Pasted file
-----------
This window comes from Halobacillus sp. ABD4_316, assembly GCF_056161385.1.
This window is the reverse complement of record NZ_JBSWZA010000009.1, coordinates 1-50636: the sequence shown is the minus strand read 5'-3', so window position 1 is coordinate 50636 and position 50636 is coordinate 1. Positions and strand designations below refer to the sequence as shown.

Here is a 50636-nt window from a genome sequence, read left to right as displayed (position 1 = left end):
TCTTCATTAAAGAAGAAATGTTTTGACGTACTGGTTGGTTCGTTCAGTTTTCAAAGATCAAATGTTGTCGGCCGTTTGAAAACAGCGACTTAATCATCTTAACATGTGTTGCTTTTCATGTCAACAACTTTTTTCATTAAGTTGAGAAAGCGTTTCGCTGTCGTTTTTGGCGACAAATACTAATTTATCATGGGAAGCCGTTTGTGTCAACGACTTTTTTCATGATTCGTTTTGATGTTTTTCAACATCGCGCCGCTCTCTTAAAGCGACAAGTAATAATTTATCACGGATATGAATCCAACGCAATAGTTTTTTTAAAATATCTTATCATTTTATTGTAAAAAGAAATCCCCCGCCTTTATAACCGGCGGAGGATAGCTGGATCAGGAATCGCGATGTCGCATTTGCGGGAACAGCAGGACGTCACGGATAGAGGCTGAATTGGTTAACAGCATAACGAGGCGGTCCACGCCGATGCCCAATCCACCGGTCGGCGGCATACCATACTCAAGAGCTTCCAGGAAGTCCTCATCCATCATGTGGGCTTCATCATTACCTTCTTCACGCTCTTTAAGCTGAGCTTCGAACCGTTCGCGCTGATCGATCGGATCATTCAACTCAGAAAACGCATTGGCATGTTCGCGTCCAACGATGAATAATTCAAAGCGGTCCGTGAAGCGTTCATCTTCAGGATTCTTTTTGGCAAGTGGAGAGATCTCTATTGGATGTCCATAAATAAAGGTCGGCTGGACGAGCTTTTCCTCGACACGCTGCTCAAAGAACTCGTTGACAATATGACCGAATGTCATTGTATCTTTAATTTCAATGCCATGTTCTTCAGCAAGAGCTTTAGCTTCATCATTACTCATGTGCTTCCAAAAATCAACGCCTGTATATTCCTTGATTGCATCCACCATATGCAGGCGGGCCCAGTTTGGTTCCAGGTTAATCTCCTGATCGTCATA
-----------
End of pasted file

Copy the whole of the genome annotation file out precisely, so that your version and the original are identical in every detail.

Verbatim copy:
This window comes from Halobacillus sp. ABD4_316, assembly GCF_056161385.1.
This window is the reverse complement of record NZ_JBSWZA010000009.1, coordinates 1-50636: the sequence shown is the minus strand read 5'-3', so window position 1 is coordinate 50636 and position 50636 is coordinate 1. Positions and strand designations below refer to the sequence as shown.

Here is a 50636-nt window from a genome sequence, read left to right as displayed (position 1 = left end):
TCTTCATTAAAGAAGAAATGTTTTGACGTACTGGTTGGTTCGTTCAGTTTTCAAAGATCAAATGTTGTCGGCCGTTTGAAAACAGCGACTTAATCATCTTAACATGTGTTGCTTTTCATGTCAACAACTTTTTTCATTAAGTTGAGAAAGCGTTTCGCTGTCGTTTTTGGCGACAAATACTAATTTATCATGGGAAGCCGTTTGTGTCAACGACTTTTTTCATGATTCGTTTTGATGTTTTTCAACATCGCGCCGCTCTCTTAAAGCGACAAGTAATAATTTATCACGGATATGAATCCAACGCAATAGTTTTTTTAAAATATCTTATCATTTTATTGTAAAAAGAAATCCCCCGCCTTTATAACCGGCGGAGGATAGCTGGATCAGGAATCGCGATGTCGCATTTGCGGGAACAGCAGGACGTCACGGATAGAGGCTGAATTGGTTAACAGCATAACGAGGCGGTCCACGCCGATGCCCAATCCACCGGTCGGCGGCATACCATACTCAAGAGCTTCCAGGAAGTCCTCATCCATCATGTGGGCTTCATCATTACCTTCTTCACGCTCTTTAAGCTGAGCTTCGAACCGTTCGCGCTGATCGATCGGATCATTCAACTCAGAAAACGCATTGGCATGTTCGCGTCCAACGATGAATAATTCAAAGCGGTCCGTGAAGCGTTCATCTTCAGGATTCTTTTTGGCAAGTGGAGAGATCTCTATTGGATGTCCATAAATAAAGGTCGGCTGGACGAGCTTTTCCTCGACACGCTGCTCAAAGAACTCGTTGACAATATGACCGAATGTCATTGTATCTTTAATTTCAATGCCATGTTCTTCAGCAAGAGCTTTAGCTTCATCATTACTCATGTGCTTCCAAAAATCAACGCCTGTATATTCCTTGATTGCATCCACCATATGCAGGCGGGCCCAGTTTGGTTCCAGGTTAATCTCCTGATCGTCATA